State vs state :: essays research papers fc

Introduction State of origin is one of the toughest rivalry’s in Australian sport. In this report I run through the selection process and the success of the game. What is the importance of state of origin? State of origin is an important event on the sporting calendar. It has massive value to the fans but mostly, to the players selected. Any player would tell you the greatest thrill in their career would be pulling on that N.S.W or Qld jersey for the first time. It was as good as football got according to Chris walker the maroons winger 2001-2002 and he was right. It was all about the blood, sweat and tears and a bit more blood. It’s all about passion. It is a big event for the fans as well. There is always a huge vibe when state of origin time comes around and at the venues the atmosphere is amazing, even hours before the game. It’s a passionate game from the players and from the fans. It’s the game that the boo’s are louder and so are the cheers. How are the state of origin players selected? A part of the selection process in N.S.W is the city v country match. It is held every year so the players selected in these sides can try and fight there way into the origin squad. Many people believe that this actually isn’t part of the process as last years man of the match, Scott Hill, was not selected for any of the three games played but some of the selectors regard it as a trial. The Queensland rugby league do not hold a match like this to help with selection. The selectors for each state select an origin squad. The final origin team can include people not selected in the squad. The selectors are a panel of ex-players and rugby league experts who watch the performance of every player and analyse this to choose there final side about one week before the game. Why did they start state of origin? They have wanted to start state of origin since 1900. The suggestion actually came about because a New South Wales star moved to Queensland. In the 1900 a quality N.S.W player moved to Queensland. A journalist from a newspaper wrote, â€Å" even though he is residing in Rockhampton I am of the opinion he should play for NSW. The time has arrived, I think, for the observance of [such] a qualification for players in inter-colonial matches.

Thursday, October 24, 2019

List and describe the four information systems serving Essay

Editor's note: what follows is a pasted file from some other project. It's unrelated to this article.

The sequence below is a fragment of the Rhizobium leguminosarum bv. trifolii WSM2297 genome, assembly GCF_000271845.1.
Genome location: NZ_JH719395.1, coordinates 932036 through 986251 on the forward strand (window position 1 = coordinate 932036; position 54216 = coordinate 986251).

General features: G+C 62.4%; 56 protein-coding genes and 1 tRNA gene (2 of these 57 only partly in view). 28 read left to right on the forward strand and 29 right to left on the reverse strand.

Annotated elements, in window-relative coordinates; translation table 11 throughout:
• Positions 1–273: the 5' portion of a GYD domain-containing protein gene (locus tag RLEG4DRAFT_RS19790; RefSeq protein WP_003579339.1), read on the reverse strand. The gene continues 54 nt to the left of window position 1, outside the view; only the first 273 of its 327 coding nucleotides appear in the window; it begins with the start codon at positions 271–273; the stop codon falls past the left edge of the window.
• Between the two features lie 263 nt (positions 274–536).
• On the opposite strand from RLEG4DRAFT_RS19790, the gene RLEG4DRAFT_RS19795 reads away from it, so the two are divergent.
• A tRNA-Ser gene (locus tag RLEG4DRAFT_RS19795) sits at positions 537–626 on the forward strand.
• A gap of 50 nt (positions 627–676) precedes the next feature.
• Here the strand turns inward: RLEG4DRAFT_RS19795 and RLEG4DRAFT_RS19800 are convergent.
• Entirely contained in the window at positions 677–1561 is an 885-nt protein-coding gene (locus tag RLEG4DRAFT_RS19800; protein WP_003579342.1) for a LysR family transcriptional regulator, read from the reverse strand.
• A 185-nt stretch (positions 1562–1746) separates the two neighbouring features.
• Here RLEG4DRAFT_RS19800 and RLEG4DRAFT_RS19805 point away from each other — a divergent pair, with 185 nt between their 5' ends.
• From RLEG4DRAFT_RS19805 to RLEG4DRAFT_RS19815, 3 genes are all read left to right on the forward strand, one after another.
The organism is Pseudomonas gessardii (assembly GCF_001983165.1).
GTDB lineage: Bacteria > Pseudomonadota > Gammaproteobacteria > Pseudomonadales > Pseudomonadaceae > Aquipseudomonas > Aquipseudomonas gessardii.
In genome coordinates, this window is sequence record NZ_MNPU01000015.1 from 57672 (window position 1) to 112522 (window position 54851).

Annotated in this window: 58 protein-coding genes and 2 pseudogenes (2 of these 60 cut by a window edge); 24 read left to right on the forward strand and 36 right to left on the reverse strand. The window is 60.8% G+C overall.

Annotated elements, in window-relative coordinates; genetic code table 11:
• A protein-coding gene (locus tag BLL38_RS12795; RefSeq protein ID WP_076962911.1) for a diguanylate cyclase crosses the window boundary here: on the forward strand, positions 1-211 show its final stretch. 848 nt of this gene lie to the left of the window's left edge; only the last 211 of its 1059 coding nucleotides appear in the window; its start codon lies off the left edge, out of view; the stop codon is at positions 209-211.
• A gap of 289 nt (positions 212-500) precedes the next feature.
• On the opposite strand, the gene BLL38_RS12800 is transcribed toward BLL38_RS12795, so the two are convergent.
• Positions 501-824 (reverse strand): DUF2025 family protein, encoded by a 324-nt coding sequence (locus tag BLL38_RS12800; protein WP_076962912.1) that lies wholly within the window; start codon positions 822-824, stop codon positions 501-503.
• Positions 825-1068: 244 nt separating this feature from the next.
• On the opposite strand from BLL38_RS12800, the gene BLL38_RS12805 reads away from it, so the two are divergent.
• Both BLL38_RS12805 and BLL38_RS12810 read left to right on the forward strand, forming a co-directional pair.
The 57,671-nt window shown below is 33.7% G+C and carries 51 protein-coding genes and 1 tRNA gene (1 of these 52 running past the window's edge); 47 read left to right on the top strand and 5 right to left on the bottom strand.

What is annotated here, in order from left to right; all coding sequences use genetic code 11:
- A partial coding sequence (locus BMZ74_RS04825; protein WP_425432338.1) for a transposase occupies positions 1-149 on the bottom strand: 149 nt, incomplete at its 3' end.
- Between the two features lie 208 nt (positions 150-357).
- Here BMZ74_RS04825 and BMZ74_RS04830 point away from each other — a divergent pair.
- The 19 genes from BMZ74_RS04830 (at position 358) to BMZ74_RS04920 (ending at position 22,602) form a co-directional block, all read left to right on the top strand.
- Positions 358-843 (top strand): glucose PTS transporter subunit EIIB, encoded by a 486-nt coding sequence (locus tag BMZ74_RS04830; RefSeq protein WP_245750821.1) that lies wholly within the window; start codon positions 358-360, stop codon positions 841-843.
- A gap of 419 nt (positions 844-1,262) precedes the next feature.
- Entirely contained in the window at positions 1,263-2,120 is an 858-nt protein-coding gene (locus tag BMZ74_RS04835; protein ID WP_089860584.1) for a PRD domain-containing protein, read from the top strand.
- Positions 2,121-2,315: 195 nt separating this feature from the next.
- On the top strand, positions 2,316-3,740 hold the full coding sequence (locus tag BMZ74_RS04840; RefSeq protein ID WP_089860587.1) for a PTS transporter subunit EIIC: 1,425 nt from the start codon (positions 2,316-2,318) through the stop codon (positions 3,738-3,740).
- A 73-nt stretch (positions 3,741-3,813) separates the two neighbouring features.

Your TPS (Transactional Support System) Computerized systems that perform and Answer: record daily routine transactions necessary to conduct the business; they serve at the organization’s operational level MIS (Management Information System) The study of information systems focusing on their use in business and management DSS (Decision Support System)Information systems at the organization’s management level that combine data and sophisticated analytical models or data analysis tools to support semistructured and unstructured decision making ESS (Executive Support System) Information systems at the organizations strategic level designed to address unstructured decision making through advanced graphics and communications Instructor Explanation: †¢Ã‚  Sales and marketing information systems are systems that help the firm identify customers for the organization’s products and services. Such systems help to identify customer preferences, potential customers, sell the products or services, and provide support to salespeople and customers. †¢Ã‚  Manufacturing and production information systems are systems that provide information for planning, product development, production or service scheduling, and controlling the flow of products and services. †¢Ã‚  Finance and accounting information systems keep track of an organization’s financial assets and fund flows. †¢Ã‚  Human resources information systems maintain employee records, track employee skills, job performance, training, employee compensation including pensions and benefits, legal and regulatory requirements, and career development. Received: Comments: You misunderstood the question a little bit. Yes, all the systems are defined from constituency perspective; however they can exist for every business functional area. The question asked to explain how these systems would serve each area. Partial credit. See the possible answer below Sales and marketing information systems are systems that help the firm identify customers for the organization’s products and services. Such systems help to identify customer preferences, potential customers, sell the products or services, and provide support to salespeople and customers. Manufacturing and production information systems are systems that provide information for planning, product development, production or service scheduling, and controlling the flow of products and services. Finance and accounting information systems keep track of an organization’s financial assets and fund flows. Human resources information systems maintain employee records, track employee skills, job performance, training, employee compensation including pensions and benefits, legal and regulatory requirements, and career development. 2  .Question: TCO B: The text describes Michael Porter’s view of the Internet as somewhat Week 4 Quiz – IS535 negative. What negative influences does Porter see? Describe several positive influences the Internet has on business. Do these outweigh the negative influences? Your Some of the negative aspects viewed about the internet was that it destroyed Answer: some industries and have threatened more. However, the internet’s good may outweigh the bad. New markets and a multitude of new businesses are being formed because of the internet. E-commerce transformed the business world of books, music and air travel. Telephone services, movies, television, jewelry, real estate, hotels, bill payments and software have all seen more efficient ways to strategically do business because of the internet. I think the positive aspects on competitive advantages outweigh the negative influences, especially for start up and new entry companies. The internet allows them to be more efficient and self sufficient as a business Instructor Porter sees the Internet as creating ever more intense rivalry, through allowing new Explanation: competitors to enter the market, and forcing competition on price alone, raising the bargaining power of customers, and dampening profits. Positive influences of the Internet would be lowering telecommunications costs, creating new opportunities for building brands and loyal customer bases, lowering costs of globalization. You could also view Porter’s negative take on lowering the barrier to entry as a positive for new companies. The Internet’s influence being negative or positive depends in part on the point of view from which the influence is being seen. For example, a telephone utility is impacted negatively by the emergence of Internet telephony, while other industries may be impacted positively either through the use of this technology or through engaging in Internet telephony as a business.